Marx occupies a hallowed position for many people, akin to if not greater than Jesus for many Christians, in terms of how some self-identified Marxists conceptualize every aspect of their lives through a Marxian lens. Also like Jesus, Marx can produce endless scriptural arguments, which should be irrelevant but which give various levels of the faithful something to do with their spare time other than think about what is right and wrong, good and ill.
Accordingly, we'll approach this in a basic way: Marx described a lot of bad stuff about capitalism. And a lot of it was correct--a lot of it was really spot-on analysis about how rich people, even if they got rich fairly to begin with, were able to buy governments, make those governments do their bidding, and create an unfair market ruled by capital flows, in which the people who actually worked to provide useful goods and services were left desperate and needy, while a small class of non-producing capitalists owned everything, shielded by a small managerial class of greedy, status-striving bourgeois (yuppies and aging yuppies). That's essentially the entire first world today, and although Marx wasn't the first to say it (and although he was borrowing it, triple-ironically, from Jesus), it was still correct.
People who might be against homosexuality (or who are pro-family or whatever), but who have perceived the eerie ways that crony capitalism is synonymous with socialism, would do well to notice this aspect of Marx' work. The critiques that Marx used on capitalism are directly applicable to the managerial classes in twentieth century Russia, China, the United States, and the United Kingdom--to name just a few. There is great utility in that stuff.
At this point we need to note that, like his criticisms of the bourgeois family while living in one himself, Marx was an embodied hypocrite. He was a rich guy who, up until he decided to be a revolutionary, lived off inherited income and did the perpetual-student thing. The City of London eventually gave him sanctuary from other European governments (who had viewed him as part of a wealthy movement trying to instigate a massive depopulation scheme to centralize authority under some kind of united trade union of Europe), and London's establishment corporate, financial, and media sources report that Marx lived in poverty thereafter, while also being a widely respected and circulated news correspondent.
...but even so, many of Marx' criticisms of capitalism were accurate. One might say he had a very keen understanding of how powerful financial interests were able to control nations and manipulate the masses.
Reconciling Good People with Good People
There are plenty of people who say they like Marx who do so because they're trying to springboard themselves into a managerial role whereby they'll become responsible for accumulating and distributing the work-product of others; there are plenty of people who say they're Marxists because they want to deconstruct individual identities in favor of a totalitarian state (although they wouldn't of course call it that).
But there are also plenty of people who say they like Marx simply because they don't like crony capitalism, and/or because they have anti-bigotry notions that they feel can be better effected by a totalitarian state, which they believe can be done nicely. The latter viewpoint is certainly erroneous and somewhat dangerous, but the former viewpoint--a disliking of crony capitalism--is probably the dominant force causing ordinary people (not corporate media commentators like Marx) to be drawn to Marxism.
This one can have a separate debate with self-identified Marxists about whether or not Marx was really an agent of London financial interests trying to break up the continental European empires in order to hold a Great War to establish NATO and petrodollar controls over the world, and that the accurate portions of his criticisms of capitalism were about as substantively relevant as the fact that Goldman Sachs wants to hire women of color to their management positions. E.g., it's fine to criticize capitalism in specific, accurate ways, so long as the Archduke dies and the Great War is fought to stabilize modern colonialism.
Under such a viewpoint, Marx and Engels were little different than the American deep state operatives who sponsored ISIS to overthrow Assad. Yes, a lot of the criticisms that ISIS has about the United States are correct. The U.S. is militaristic, and it's destroying Muslim children, and it's invading Muslim lands, and it's stealing Muslim natural resources. Buuuuut, just because ISIS says those things, which are themselves correct, does not mean that ISIS is correct. ISIS is bad, very bad! Its platform as a whole is a tangled mess of Africom-sponsored bullshit, that, even when it condones a drone stroke that deserves to be condoned, cannot redeem itself. And the mealy-mouthed wormtongue James-Bondish bastards who work through Africom to inspire young, poor Muslim men to chop off heads to destabilize the Middle East in favor of Anglo-American financial interests are bad, too. Even though some of the critiques of Anglo-American militarism that they offer are correct.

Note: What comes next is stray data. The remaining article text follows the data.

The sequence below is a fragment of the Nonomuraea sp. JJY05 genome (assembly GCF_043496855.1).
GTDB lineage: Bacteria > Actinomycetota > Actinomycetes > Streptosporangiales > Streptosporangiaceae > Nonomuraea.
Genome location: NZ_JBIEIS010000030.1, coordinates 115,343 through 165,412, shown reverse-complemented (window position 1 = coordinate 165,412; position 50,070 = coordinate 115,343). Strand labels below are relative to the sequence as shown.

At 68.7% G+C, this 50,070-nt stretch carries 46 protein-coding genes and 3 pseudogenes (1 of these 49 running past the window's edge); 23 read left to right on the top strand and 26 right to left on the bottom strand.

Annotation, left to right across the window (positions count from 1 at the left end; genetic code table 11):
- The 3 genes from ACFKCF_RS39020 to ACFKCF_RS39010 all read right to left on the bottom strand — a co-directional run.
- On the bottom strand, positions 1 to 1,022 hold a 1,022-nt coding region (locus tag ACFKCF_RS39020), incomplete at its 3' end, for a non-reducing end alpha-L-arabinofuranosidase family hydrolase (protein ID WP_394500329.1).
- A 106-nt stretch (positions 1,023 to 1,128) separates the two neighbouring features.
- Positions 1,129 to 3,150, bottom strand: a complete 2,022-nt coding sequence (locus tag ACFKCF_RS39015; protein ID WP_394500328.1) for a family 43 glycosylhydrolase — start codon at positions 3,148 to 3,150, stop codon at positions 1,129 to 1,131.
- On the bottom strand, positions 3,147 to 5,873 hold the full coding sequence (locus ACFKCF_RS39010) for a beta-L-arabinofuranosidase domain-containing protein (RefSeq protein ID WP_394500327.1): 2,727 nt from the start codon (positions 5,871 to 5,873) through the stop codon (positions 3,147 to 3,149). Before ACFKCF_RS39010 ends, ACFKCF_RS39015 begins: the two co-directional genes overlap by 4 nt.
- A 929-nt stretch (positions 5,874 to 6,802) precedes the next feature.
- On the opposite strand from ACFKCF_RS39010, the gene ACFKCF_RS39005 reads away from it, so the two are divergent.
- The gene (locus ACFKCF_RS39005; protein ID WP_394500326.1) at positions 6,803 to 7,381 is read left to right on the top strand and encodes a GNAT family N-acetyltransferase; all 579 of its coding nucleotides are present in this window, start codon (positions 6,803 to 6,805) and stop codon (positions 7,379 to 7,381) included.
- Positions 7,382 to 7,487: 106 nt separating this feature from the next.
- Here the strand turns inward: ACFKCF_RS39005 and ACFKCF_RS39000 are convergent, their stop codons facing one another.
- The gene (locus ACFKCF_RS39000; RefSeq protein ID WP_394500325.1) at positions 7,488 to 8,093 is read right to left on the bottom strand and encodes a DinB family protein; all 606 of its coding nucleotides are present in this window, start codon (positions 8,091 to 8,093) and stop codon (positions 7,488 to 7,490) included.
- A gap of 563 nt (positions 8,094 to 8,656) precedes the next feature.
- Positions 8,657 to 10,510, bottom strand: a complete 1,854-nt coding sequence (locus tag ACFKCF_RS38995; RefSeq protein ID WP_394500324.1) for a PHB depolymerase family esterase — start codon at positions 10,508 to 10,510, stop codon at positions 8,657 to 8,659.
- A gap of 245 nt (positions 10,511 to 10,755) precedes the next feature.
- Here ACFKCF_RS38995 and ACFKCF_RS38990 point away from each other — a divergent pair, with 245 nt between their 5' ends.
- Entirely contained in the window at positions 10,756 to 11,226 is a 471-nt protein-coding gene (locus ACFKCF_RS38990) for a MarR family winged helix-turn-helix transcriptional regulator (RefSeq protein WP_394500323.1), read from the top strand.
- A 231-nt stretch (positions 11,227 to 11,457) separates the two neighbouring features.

And I'd love to have such an argument to pass the time. But for (1) people who aren't great adherents of Marx, but generally like the idea of anti-capitalism, and who are suspicious or dismissive of people who are against Marx, and (2) people who loathe people who like Marx, because they think that such people are advocates for everything Marx said or resulted in, put aside those labels and come together. You probably all agree that crony capitalism is bad, and totalitarian socialism is bad, which is why the buzzword "Marx" is so popularly used to drive you apart.
Most importantly of all--as it has been throughout--is that the Marx fetish should cease being a divider or identifier. People who say they like Marx argue more about the meaning of Marx than people who hate Marx (or who are only dimly aware of Marx as a name they once heard somewhere, maybe, like, in class, yo...?). Marx is fine trivia, but he's become a massive time-suck for over a hundred years of human beings, who seem to be forced to pore through, and lengthily address, the colossal and ever-expanding Marx-related historiography in order to be allowed to contemplate basic issues. Liking Marx' (theoretical) viewpoints on capital is all very well and good, but his supposed predictive and/or analytical power should be no more relevant to a discussion of today's economy than should be any of Nostradamus' predictions which could be read as applying to today's economy.
That's the thing that we as 2015 human beings should be focusing on when we approach any of these issues: the People-magazine-level triviality of the viewpoints of some guy who died centuries ago, as we discuss how things should be done in future centuries.
Marx-people, stop mentioning his prophecies to people who don't already like him. It's not a sign of intellect; rather, it's a cultural identifier akin to a Green Bay Packers bumper sticker. Anti-Marx people, try to tolerate the bumper stickers of poorly-trained Marx people, because there's a fair chance that they just don't like political corruption, enjoy inane scriptural arguments at a level exceeding a hardcore Star Trek fan, and nothing more.